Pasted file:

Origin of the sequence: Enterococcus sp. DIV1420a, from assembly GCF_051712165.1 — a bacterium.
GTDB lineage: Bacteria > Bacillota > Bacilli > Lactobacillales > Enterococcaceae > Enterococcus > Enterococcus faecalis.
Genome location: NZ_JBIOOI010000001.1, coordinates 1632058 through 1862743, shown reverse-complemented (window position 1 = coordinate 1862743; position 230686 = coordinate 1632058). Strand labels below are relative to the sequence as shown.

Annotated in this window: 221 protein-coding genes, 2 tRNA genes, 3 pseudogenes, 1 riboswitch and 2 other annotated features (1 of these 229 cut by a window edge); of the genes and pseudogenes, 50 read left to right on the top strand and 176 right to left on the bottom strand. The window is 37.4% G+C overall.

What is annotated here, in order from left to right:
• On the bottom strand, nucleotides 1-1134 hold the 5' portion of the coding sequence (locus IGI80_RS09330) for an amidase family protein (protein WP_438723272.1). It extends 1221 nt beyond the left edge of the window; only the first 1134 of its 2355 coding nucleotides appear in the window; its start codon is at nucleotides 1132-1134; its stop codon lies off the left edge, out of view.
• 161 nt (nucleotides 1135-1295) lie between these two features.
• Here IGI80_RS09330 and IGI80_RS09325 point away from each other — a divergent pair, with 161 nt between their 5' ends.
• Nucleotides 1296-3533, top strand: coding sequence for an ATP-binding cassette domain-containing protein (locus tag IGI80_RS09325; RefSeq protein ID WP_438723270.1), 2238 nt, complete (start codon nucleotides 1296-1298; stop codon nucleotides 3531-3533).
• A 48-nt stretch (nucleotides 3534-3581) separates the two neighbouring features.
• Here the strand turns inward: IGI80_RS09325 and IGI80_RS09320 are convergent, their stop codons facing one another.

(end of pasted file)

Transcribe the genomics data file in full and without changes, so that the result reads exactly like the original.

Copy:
Origin of the sequence: Enterococcus sp. DIV1420a, from assembly GCF_051712165.1 — a bacterium.
GTDB lineage: Bacteria > Bacillota > Bacilli > Lactobacillales > Enterococcaceae > Enterococcus > Enterococcus faecalis.
Genome location: NZ_JBIOOI010000001.1, coordinates 1632058 through 1862743, shown reverse-complemented (window position 1 = coordinate 1862743; position 230686 = coordinate 1632058). Strand labels below are relative to the sequence as shown.

Annotated in this window: 221 protein-coding genes, 2 tRNA genes, 3 pseudogenes, 1 riboswitch and 2 other annotated features (1 of these 229 cut by a window edge); of the genes and pseudogenes, 50 read left to right on the top strand and 176 right to left on the bottom strand. The window is 37.4% G+C overall.

What is annotated here, in order from left to right:
• On the bottom strand, nucleotides 1-1134 hold the 5' portion of the coding sequence (locus IGI80_RS09330) for an amidase family protein (protein WP_438723272.1). It extends 1221 nt beyond the left edge of the window; only the first 1134 of its 2355 coding nucleotides appear in the window; its start codon is at nucleotides 1132-1134; its stop codon lies off the left edge, out of view.
• 161 nt (nucleotides 1135-1295) lie between these two features.
• Here IGI80_RS09330 and IGI80_RS09325 point away from each other — a divergent pair, with 161 nt between their 5' ends.
• Nucleotides 1296-3533, top strand: coding sequence for an ATP-binding cassette domain-containing protein (locus tag IGI80_RS09325; RefSeq protein ID WP_438723270.1), 2238 nt, complete (start codon nucleotides 1296-1298; stop codon nucleotides 3531-3533).
• A 48-nt stretch (nucleotides 3534-3581) separates the two neighbouring features.
• Here the strand turns inward: IGI80_RS09325 and IGI80_RS09320 are convergent, their stop codons facing one another.